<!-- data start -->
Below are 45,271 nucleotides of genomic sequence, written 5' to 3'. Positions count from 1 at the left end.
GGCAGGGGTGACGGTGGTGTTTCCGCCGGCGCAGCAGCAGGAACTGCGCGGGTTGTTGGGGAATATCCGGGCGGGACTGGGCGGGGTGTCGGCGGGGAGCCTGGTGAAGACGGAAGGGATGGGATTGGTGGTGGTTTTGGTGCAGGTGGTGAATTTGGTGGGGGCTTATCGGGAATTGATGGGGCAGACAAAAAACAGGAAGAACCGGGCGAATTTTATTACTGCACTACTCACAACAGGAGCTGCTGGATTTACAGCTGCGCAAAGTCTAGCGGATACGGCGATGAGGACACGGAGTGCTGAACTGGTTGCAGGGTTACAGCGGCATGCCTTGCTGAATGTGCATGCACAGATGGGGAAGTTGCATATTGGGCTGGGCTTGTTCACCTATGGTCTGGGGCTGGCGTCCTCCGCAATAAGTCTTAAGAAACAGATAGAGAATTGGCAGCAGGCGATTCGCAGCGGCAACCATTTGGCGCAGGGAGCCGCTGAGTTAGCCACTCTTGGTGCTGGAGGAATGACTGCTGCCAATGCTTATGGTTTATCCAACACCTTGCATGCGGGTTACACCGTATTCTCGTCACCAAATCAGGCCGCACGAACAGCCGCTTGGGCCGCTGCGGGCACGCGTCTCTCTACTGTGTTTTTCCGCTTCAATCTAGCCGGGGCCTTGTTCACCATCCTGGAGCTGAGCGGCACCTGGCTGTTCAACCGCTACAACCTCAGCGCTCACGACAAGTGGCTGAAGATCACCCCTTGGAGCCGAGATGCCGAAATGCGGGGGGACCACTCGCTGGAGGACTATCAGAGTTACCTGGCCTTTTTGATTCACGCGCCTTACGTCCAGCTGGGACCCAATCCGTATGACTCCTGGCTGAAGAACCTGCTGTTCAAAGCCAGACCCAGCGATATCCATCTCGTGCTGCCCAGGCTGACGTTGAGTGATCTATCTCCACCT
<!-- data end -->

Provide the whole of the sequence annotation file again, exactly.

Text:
Below are 45,271 nucleotides of genomic sequence, written 5' to 3'. Positions count from 1 at the left end.
GGCAGGGGTGACGGTGGTGTTTCCGCCGGCGCAGCAGCAGGAACTGCGCGGGTTGTTGGGGAATATCCGGGCGGGACTGGGCGGGGTGTCGGCGGGGAGCCTGGTGAAGACGGAAGGGATGGGATTGGTGGTGGTTTTGGTGCAGGTGGTGAATTTGGTGGGGGCTTATCGGGAATTGATGGGGCAGACAAAAAACAGGAAGAACCGGGCGAATTTTATTACTGCACTACTCACAACAGGAGCTGCTGGATTTACAGCTGCGCAAAGTCTAGCGGATACGGCGATGAGGACACGGAGTGCTGAACTGGTTGCAGGGTTACAGCGGCATGCCTTGCTGAATGTGCATGCACAGATGGGGAAGTTGCATATTGGGCTGGGCTTGTTCACCTATGGTCTGGGGCTGGCGTCCTCCGCAATAAGTCTTAAGAAACAGATAGAGAATTGGCAGCAGGCGATTCGCAGCGGCAACCATTTGGCGCAGGGAGCCGCTGAGTTAGCCACTCTTGGTGCTGGAGGAATGACTGCTGCCAATGCTTATGGTTTATCCAACACCTTGCATGCGGGTTACACCGTATTCTCGTCACCAAATCAGGCCGCACGAACAGCCGCTTGGGCCGCTGCGGGCACGCGTCTCTCTACTGTGTTTTTCCGCTTCAATCTAGCCGGGGCCTTGTTCACCATCCTGGAGCTGAGCGGCACCTGGCTGTTCAACCGCTACAACCTCAGCGCTCACGACAAGTGGCTGAAGATCACCCCTTGGAGCCGAGATGCCGAAATGCGGGGGGACCACTCGCTGGAGGACTATCAGAGTTACCTGGCCTTTTTGATTCACGCGCCTTACGTCCAGCTGGGACCCAATCCGTATGACTCCTGGCTGAAGAACCTGCTGTTCAAAGCCAGACCCAGCGATATCCATCTCGTGCTGCCCAGGCTGACGTTGAGTGATCTATCTCCACCT